Websites – what a rabbit hole they can be. 

We first innocently start looking around the inter-webs getting inspired about what we want our site to look like.

Then we start looking at domain names, hosting and website platforms (CMS). And then what about SEO? And what on earth should we write?

Next thing you know months (or years!) go by and you are still making do with something that doesn’t truly represent the vision you have for your business.

I’ve recently gone through this experience with a full re-vamp of my site.

Now mine got a bit more complicated as I had a lot of stuff to bring over (and stuff I did not want to bring over!), but I’ve learnt a lot through this process.

And now I’m here to break it all down for you.

This time I engaged a website developer to help me.

But my first site I built myself.

And I’ve worked on plenty of websites in my corporate days – working with some good developers and some not-so-good developers.

And then there are the sites I’ve worked on for my clients.

I’m sure I haven’t seen it all, but I’ve certainly seen a lot.

So, lets skip some of those hard lessons for you and look at the 13 steps to creating a website that you love and that loves you back.


Brainstorm all the pages you want on your site.

First there’s the standard Home, About, Contact & Blog plus your Services or Product pages.

But then there are the extras. Pages like email sign up pages, sales pages, feature pages or thank you pages.

And the e-commerce pages like checkout, cart and order confirmation.

And finally, the functional ones like the privacy policy and website terms & conditions.


Once you have them all listed out (I recommend in a spreadsheet), you want to begin by giving each page a purpose. This answers the question – what do I want someone to do when they visit this page?

Some are obvious (e.g. product page = make a purchase) but some can be up to you. The important part is that you have an obvious next step for your website visitor to make.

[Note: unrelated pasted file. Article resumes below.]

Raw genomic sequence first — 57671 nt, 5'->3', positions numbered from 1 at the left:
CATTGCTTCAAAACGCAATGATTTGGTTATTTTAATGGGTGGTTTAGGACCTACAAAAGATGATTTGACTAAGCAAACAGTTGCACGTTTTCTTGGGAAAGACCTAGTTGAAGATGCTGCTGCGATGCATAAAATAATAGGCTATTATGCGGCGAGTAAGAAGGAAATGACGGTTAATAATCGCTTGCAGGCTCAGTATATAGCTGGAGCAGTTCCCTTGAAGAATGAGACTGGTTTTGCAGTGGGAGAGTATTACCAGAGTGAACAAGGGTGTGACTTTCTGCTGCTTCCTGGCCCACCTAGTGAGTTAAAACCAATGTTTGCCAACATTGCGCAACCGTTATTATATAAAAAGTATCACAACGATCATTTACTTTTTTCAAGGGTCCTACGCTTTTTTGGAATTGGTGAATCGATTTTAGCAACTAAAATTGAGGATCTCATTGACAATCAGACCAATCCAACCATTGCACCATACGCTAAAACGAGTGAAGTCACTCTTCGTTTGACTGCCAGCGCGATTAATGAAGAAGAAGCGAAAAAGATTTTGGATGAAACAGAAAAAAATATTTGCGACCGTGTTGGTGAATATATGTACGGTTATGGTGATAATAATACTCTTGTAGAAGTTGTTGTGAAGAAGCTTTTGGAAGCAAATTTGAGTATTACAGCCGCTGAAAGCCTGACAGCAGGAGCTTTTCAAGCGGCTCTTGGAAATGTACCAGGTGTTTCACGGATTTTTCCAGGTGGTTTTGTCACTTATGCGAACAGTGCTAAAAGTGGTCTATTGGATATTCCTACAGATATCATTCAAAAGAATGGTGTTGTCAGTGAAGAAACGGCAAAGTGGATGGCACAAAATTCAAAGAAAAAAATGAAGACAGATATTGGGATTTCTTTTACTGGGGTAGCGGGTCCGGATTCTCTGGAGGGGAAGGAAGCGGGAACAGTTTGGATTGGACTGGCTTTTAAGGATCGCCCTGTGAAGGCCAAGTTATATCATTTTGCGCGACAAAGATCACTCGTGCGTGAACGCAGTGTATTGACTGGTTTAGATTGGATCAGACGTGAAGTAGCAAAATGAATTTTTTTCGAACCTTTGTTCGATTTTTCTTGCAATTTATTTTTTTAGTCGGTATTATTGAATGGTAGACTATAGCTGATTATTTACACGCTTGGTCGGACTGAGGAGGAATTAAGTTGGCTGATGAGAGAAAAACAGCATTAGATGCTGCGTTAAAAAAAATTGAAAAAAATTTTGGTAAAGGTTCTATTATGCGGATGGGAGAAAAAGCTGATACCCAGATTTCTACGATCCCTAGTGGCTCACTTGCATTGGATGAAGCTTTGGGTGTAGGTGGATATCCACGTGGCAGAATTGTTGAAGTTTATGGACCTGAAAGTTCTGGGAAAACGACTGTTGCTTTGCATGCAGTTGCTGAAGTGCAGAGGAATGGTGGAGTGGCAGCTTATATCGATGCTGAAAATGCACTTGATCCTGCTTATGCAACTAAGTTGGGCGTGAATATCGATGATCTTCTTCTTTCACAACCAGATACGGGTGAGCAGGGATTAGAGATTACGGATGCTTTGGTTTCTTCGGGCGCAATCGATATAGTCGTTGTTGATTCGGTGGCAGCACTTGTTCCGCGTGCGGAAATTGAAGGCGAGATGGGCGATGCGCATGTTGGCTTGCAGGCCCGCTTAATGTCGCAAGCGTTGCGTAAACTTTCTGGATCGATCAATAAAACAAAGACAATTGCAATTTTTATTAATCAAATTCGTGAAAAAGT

Then we build your site around those.

Start with focus. Always.

This will make everything else easier.



Once you know the pages you want and the purpose of each, it’s time to create a website wireframe or layout.

This is where you start to identify what you want to go where and how you want it to look.

Do you want a big or small header image?

What sort of menu would you like?

Do you want an announcement bar?

Where do you want to your email signup form/s to go?

What do you want to go on your homepage?

Do you want a sidebar on your blog?

If you are an e-commerce store, how do you want to display your categories?


Typically, there will be 5 main page layouts you want:


  • Home
  • General Page
  • Services or Product
  • Landing Page (no menu to distract from the goal of signing up or purchasing)
  • Post

This is the time to have a look around other websites and see what you like.

Take screenshots or save them as bookmarks. And make notes about what you like and what you don’t.

(Sidenote: don’t look too much at competitor’s sites. Instead look at complimentary businesses. For example, if you are a kid’s nutrition specialist look at baby sleep consultant sites).

Whether you hire a designer or not this will help you get what you want out of your site.



Hopefully you have built some strong brand collateral already. If not, check out this blog 

At this step, you want to pull together all the resources you have and identify anything that is missing.

In particular, you’ll need:

  • Colour palette: 3-5 Hex Codes
  • Fonts: 1 Header, 1 Body and 1 Feature
  • Photos: Ideally branded photography but stock photos are ok if needed (For more on personal branding photos read this post.